Cultivator vs Tiller – How to Choose the Best One for Your Garden

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Did you know there is a difference between a cultivator vs tiller? As if the overwhelm of starting a garden wasn’t trouble enough to begin with! No need to worry, this guide will walk you through the differences, pros, and cons of a cultivator vs tiller and which tool is best suited to your gardening needs.

Cultivators and tillers can be incredibly helpful tools when it comes to preparing and maintaining a garden. They’ll turn a fresh patch of soil into a beautiful, turned vegetable garden. They’ll also till organic matter, such as manure and compost, into your soil.

Farmer plowing the land using a cultivator.

Both cultivators and tillers save many an hour’s back-breaking work and chances are, they’re exactly what you need. It’s easier than you might think to decide which tool is better for you, but we’ve made it simple in our cultivator vs tiller guide.

Read on!

Cultivator vs Tiller – What’s the Difference?

Farmers weeding the plantation using manual tools and a motorized tiller.

Scenario 1: You Want to Start a Garden 

You stare longingly at that bare plot of grass (or dirt), envisioning a bountiful harvest of food or flowers. Most gardens you have seen look like a raised bed full of dirt, or a fenced-in area with a gate. 

You know you want to start with a clean slate (though, point 9 in this article might convince you otherwise), but which tool do you use, a cultivator or a tiller?

Scenario 2: You Want to Revive a Garden

Maybe your scenario looks more like a garden that has done good work for you for many years. But its yield has started to dwindle, the weeds are out of control, and you know that some nutrients need to be packed into that soil.

As you can see, two different scenarios might actually need two different tools. Some people use the words cultivator and tiller interchangeably. This is not a “to-may-to/to-mah-to” situation. Would you use a clothes dryer to toss a salad? Of course not.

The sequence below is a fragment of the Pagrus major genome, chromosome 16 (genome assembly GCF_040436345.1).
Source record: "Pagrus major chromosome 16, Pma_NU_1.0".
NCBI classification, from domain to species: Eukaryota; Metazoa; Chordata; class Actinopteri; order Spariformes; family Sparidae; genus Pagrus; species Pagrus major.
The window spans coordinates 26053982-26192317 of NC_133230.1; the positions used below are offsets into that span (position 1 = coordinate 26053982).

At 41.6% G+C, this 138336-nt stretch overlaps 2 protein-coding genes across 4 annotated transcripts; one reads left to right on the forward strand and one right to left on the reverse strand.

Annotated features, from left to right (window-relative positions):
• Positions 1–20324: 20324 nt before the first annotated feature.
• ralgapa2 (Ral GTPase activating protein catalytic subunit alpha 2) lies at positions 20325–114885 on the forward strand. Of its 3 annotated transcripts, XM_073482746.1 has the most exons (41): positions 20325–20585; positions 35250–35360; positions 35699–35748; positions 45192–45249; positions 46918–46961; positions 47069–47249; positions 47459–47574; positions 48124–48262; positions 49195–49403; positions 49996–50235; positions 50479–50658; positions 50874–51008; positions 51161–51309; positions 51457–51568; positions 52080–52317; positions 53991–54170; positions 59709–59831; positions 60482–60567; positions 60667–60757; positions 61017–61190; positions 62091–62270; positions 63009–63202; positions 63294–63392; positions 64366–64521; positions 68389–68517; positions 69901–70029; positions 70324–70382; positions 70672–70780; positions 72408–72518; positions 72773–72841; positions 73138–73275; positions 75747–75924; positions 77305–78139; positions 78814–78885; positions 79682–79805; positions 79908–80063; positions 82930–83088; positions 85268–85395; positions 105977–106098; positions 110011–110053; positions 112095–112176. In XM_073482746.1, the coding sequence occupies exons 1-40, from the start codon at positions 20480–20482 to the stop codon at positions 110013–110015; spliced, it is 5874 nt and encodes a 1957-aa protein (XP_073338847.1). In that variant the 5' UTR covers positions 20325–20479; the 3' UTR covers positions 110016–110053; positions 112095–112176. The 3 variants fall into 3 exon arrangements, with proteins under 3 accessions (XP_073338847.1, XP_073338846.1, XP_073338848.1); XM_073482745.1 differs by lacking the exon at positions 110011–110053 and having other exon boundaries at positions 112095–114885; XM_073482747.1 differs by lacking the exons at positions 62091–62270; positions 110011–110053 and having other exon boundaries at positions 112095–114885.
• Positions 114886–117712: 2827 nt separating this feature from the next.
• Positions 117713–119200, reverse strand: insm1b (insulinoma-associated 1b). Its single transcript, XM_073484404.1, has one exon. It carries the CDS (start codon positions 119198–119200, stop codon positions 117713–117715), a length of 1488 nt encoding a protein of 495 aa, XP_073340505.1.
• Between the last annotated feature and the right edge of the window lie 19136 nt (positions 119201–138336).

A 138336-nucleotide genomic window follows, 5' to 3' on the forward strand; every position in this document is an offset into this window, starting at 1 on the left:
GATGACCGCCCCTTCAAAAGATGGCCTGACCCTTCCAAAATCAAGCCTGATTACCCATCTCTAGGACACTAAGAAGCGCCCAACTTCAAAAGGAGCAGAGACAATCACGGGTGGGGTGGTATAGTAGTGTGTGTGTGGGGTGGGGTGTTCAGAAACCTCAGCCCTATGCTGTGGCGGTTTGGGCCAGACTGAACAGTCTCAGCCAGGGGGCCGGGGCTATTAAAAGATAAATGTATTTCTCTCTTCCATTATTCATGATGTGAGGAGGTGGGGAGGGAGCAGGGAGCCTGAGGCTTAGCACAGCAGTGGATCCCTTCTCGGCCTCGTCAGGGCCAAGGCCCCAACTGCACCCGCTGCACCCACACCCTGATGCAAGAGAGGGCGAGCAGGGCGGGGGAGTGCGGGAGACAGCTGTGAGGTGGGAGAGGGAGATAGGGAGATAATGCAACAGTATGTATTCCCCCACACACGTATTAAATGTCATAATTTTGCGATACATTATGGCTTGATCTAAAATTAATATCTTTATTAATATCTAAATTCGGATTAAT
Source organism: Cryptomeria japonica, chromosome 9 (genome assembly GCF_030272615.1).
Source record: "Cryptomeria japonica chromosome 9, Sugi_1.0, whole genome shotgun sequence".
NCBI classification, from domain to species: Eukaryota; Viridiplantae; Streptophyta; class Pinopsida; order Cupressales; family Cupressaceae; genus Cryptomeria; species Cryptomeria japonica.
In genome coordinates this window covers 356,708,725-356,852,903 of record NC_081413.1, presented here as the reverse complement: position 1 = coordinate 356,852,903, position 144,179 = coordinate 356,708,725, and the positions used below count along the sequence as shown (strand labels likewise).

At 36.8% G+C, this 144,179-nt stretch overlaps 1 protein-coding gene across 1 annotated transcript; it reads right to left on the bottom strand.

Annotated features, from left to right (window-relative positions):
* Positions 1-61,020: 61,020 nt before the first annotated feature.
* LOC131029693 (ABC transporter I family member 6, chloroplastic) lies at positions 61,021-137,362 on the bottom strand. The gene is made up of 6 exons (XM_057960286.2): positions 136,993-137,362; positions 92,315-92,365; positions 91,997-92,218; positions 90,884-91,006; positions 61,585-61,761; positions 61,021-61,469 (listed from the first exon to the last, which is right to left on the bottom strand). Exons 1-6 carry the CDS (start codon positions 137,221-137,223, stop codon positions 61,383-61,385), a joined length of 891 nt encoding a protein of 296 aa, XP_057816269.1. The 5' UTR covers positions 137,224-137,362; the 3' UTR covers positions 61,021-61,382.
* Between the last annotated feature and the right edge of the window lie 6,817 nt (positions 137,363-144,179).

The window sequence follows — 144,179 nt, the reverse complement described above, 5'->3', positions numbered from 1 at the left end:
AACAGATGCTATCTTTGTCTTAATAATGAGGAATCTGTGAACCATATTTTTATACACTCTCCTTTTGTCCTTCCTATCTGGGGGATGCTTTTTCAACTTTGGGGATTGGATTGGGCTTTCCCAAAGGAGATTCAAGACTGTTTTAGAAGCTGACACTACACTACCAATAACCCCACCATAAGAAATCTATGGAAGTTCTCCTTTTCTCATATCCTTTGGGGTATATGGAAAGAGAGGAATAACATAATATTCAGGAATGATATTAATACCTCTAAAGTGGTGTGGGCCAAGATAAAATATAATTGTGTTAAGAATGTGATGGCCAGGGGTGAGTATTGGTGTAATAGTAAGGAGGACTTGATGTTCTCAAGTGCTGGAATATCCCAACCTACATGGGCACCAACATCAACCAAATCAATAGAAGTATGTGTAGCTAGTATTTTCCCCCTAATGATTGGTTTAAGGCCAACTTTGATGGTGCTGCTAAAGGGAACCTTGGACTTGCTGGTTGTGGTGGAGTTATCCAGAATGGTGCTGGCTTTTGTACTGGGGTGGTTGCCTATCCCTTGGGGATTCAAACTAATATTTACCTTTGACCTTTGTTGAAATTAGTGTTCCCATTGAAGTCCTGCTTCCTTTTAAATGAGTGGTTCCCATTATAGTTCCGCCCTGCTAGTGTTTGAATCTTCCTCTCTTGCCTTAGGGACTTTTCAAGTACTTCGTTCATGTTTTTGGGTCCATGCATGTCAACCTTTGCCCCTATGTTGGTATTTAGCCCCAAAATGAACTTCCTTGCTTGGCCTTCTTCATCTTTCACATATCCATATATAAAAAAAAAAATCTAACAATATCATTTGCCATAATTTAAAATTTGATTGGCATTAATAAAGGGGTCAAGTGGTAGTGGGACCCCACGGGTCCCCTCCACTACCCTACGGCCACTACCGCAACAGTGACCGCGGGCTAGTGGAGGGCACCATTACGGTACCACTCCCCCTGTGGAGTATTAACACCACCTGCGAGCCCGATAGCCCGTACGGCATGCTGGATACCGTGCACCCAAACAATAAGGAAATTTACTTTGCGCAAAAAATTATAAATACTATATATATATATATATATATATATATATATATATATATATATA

Cultivator vs tiller – these tools are not the same, and they have different functions. 

What’s a Tiller?

Farmer using a rototiller to soften the hard garden soil.

Tillers are the best tool for creating a new garden or a farming plot

Tillers to the garden are like blenders to a kitchen. You have a hard thing (like frozen fruit and ice) that needs to be broken up smaller (like a smoothie). 

Tillers are a powerful force that loosen up hard ground. This grinding up is important because new plants don’t thrive in hard ground. Their roots are not strong enough to permeate through. A new garden with baby starter plants will grow happily in loosened soil.

How Does a Tiller Work?

There are two main types of garden tillers, front tine tillers and rear tine tillers.

They both have large tines (a.k.a. metal forks) that break up soil. Both options are gas-powered machines. Just add gas, pull the line a few times, and you’re ready to go! Bring your “big guns” though; this is a monster of a machine and difficult to push!

Front tine tillers are best for moderately hard ground or a smaller sized garden. They are not as powerful and easier to maneuver. Home-improvement store Lowes explains that the tines within the front tine tiller help propel the machine forward.

Here’s a front tine tiller:

Rear tine tillers are for heavy-duty jobs, like a big garden or farming area. This tiller’s engine powers the wheels to propel it into motion.

There are also options in this type of tiller to make the tines rotate with or counter-rotate against the direction of the wheels. This is the king of all tillers!

Here’s a rear tine tiller:

What’s a Cultivator?

Cultivators are more suitable for improving or sustaining the health of your already-established garden. Though they still break up the dirt, they typically aren’t as heavy-duty.

Cultivators to a garden are like a baker adding quick yeast to bread dough. You have a thing (dough) that, if left alone, will naturally create nutrients for itself over time (natural yeast, think sourdough), but if you want it to thrive (rise) quickly, you need to churn in some nutrients (quick yeast through kneading).

Cultivating the ground is essential for crops like asparagus. They need to be planted on furrows and creating those is hard work without a cultivator.

Read more: